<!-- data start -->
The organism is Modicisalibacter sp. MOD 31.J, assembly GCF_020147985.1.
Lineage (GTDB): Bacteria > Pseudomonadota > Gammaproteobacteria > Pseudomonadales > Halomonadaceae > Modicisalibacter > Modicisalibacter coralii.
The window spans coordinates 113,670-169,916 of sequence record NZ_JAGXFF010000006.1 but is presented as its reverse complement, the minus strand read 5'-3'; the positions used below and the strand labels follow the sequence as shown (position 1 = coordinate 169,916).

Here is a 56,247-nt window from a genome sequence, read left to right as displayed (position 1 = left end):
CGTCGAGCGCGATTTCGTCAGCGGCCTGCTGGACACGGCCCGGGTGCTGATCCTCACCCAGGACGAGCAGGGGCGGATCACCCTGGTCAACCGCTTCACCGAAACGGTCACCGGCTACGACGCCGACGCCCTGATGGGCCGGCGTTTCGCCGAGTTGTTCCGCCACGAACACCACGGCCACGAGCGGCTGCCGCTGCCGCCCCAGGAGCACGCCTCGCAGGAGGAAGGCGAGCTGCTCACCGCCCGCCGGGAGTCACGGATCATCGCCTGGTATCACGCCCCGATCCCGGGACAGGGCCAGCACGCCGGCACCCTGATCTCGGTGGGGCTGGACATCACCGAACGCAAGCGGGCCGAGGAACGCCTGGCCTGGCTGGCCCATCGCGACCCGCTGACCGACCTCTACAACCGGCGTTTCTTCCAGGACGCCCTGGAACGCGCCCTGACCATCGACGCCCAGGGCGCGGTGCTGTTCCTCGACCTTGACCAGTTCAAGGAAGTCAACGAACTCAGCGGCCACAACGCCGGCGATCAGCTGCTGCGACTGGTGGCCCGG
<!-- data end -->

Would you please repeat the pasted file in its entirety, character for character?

The organism is Modicisalibacter sp. MOD 31.J, assembly GCF_020147985.1.
Lineage (GTDB): Bacteria > Pseudomonadota > Gammaproteobacteria > Pseudomonadales > Halomonadaceae > Modicisalibacter > Modicisalibacter coralii.
The window spans coordinates 113,670-169,916 of sequence record NZ_JAGXFF010000006.1 but is presented as its reverse complement, the minus strand read 5'-3'; the positions used below and the strand labels follow the sequence as shown (position 1 = coordinate 169,916).

Here is a 56,247-nt window from a genome sequence, read left to right as displayed (position 1 = left end):
CGTCGAGCGCGATTTCGTCAGCGGCCTGCTGGACACGGCCCGGGTGCTGATCCTCACCCAGGACGAGCAGGGGCGGATCACCCTGGTCAACCGCTTCACCGAAACGGTCACCGGCTACGACGCCGACGCCCTGATGGGCCGGCGTTTCGCCGAGTTGTTCCGCCACGAACACCACGGCCACGAGCGGCTGCCGCTGCCGCCCCAGGAGCACGCCTCGCAGGAGGAAGGCGAGCTGCTCACCGCCCGCCGGGAGTCACGGATCATCGCCTGGTATCACGCCCCGATCCCGGGACAGGGCCAGCACGCCGGCACCCTGATCTCGGTGGGGCTGGACATCACCGAACGCAAGCGGGCCGAGGAACGCCTGGCCTGGCTGGCCCATCGCGACCCGCTGACCGACCTCTACAACCGGCGTTTCTTCCAGGACGCCCTGGAACGCGCCCTGACCATCGACGCCCAGGGCGCGGTGCTGTTCCTCGACCTTGACCAGTTCAAGGAAGTCAACGAACTCAGCGGCCACAACGCCGGCGATCAGCTGCTGCGACTGGTGGCCCGG